Stiffer sentence sought for rapper after FaceBook post
YOUNGSTOWN — An assistant prosecutor has asked the judge who sentenced a rapper Wednesday to probation to “reconvene” sentencing — and send him to prison — after seeing a social-media post the rapper was banned from making.
Assistant Prosecutor Martin Hume, who asked Mahoning County Common Pleas Judge Anthony Donofrio to sentence Holden J. Raines Jr. to three years in prison on Wednesday, filed a motion Thursday asking the judge to hold another hearing, noting the sentencing was “not complete” because restitution to the victim was not finalized at Wednesday’s hearing.
The filing suggests that Hume would like the judge to sentence Raines, 32, of the New Castle, Pa., area, to prison this time.
The sentencing followed Raines pleading guilty to felony robbery in August for the Nov. 2, 2019, assault and theft of two chains from around the neck of fellow rapper Marlin Ostrom, at the back of an East Midlothian Boulevard club where Ostrom had performed. Part of the attack was captured on surveillance video.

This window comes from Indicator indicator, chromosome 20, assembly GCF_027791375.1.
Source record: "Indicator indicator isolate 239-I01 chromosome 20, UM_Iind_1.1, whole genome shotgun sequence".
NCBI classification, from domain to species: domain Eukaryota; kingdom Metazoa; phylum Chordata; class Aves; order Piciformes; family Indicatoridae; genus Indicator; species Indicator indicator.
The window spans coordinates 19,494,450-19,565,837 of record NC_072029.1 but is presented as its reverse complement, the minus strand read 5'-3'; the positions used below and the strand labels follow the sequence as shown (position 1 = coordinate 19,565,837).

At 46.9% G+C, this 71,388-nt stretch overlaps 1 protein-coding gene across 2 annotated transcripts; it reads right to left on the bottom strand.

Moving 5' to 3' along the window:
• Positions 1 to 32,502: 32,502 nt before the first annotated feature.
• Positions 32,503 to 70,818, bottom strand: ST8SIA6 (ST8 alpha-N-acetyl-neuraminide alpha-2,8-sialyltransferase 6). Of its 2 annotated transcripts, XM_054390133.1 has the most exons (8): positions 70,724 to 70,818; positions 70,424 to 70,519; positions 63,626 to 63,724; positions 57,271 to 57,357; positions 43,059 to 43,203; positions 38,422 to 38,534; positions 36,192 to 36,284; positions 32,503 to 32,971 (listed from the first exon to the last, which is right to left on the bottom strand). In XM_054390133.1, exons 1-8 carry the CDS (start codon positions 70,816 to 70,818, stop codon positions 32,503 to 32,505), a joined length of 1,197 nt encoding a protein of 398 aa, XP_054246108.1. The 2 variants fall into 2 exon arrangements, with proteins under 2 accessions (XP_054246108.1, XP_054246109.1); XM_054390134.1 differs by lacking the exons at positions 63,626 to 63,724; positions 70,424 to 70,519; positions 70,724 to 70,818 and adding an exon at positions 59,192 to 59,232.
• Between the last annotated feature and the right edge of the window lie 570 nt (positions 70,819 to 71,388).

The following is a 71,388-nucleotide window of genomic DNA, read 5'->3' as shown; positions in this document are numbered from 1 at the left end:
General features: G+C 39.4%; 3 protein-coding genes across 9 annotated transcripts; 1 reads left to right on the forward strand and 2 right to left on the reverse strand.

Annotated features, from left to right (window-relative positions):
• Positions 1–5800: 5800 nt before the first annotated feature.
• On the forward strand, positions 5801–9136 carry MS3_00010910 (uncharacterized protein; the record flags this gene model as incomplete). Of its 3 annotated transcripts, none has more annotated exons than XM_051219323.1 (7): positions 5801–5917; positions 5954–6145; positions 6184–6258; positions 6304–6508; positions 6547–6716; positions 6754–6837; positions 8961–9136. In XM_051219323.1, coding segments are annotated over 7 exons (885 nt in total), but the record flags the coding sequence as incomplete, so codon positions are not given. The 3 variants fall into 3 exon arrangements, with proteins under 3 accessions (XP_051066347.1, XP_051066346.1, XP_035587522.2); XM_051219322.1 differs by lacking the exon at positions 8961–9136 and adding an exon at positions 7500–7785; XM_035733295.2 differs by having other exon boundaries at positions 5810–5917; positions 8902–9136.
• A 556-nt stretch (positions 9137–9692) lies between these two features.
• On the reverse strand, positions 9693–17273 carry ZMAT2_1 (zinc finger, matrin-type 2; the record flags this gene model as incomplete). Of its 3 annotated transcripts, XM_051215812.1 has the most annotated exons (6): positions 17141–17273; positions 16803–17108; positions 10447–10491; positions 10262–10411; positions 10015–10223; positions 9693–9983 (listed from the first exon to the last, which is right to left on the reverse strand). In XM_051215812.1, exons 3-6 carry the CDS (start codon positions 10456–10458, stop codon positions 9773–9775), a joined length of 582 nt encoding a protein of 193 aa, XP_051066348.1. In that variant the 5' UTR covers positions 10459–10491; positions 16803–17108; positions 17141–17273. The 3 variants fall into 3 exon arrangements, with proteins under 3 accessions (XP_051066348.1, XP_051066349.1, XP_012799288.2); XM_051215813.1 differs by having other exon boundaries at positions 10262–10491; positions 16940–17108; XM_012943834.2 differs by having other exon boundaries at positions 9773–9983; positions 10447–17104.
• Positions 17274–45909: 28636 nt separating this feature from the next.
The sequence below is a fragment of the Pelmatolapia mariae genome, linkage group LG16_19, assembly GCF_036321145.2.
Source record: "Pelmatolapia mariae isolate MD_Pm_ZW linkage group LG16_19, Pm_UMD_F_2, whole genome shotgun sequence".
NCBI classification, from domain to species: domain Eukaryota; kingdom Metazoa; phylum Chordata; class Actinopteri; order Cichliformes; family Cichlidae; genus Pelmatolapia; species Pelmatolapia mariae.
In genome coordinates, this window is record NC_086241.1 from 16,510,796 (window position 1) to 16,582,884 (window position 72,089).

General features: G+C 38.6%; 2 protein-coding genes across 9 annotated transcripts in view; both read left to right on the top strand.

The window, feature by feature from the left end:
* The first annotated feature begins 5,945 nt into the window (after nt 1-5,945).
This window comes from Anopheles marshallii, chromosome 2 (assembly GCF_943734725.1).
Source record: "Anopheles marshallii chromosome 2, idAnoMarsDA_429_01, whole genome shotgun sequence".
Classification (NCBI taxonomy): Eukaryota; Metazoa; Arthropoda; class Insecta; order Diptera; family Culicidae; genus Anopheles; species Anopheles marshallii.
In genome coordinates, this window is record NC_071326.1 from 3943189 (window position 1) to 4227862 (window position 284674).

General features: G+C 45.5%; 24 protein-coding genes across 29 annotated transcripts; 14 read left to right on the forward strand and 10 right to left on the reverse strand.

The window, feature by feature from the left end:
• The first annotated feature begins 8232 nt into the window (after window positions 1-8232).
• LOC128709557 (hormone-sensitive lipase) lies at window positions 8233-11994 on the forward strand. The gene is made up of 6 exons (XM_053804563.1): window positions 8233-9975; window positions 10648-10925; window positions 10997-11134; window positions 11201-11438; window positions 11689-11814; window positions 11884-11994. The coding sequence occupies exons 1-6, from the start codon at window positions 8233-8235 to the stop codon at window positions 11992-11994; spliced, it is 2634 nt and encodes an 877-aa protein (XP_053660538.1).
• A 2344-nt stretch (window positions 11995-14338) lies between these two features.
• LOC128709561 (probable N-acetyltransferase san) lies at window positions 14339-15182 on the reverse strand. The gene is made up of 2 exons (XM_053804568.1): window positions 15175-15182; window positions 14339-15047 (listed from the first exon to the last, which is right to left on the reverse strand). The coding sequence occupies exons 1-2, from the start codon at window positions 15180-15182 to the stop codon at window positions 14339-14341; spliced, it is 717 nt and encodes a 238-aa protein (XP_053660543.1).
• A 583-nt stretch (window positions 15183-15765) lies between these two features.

Much of Wednesday’s hearing involved Hume showing dozens of videos and social media posts that Raines had posted on the internet to taunt and embarrass Ostrom for going to the police and other things.
Raines’ attorney said Ostrom had similarly been harassing Raines on social media, but he did not bring any examples to show the judge.
Hume wrote in his filing that as part of Raines’ sentence, Donofrio ordered Raines to stay off social media during his three years of probation.
“However, less than 24 hours after being in court, a Facebook post was placed on Raines’ Facebook page stating: “Glad FAC Marlo aka Marlin Ostrom’s case against my brother … is finally over … And Bruh basically beat it!!”
The filing contains a “certified Facebook record showing the account is registered to Holden Raines,” according to the filing.
“In allowing the post on his Facebook page, (Raines) has metaphorically given this court the middle finger,” the filing states.
“It demonstrates disregard for the judicial system, flaunting of the court’s orders, and continuation of the threats and harassment of the victim that the court clearly intended to stop,” Hume stated.
“This conduct demonstrates that (Raines) is not amenable to (probation) sanctions.”
As of Thursday afternoon, the judge had not responded to the motion.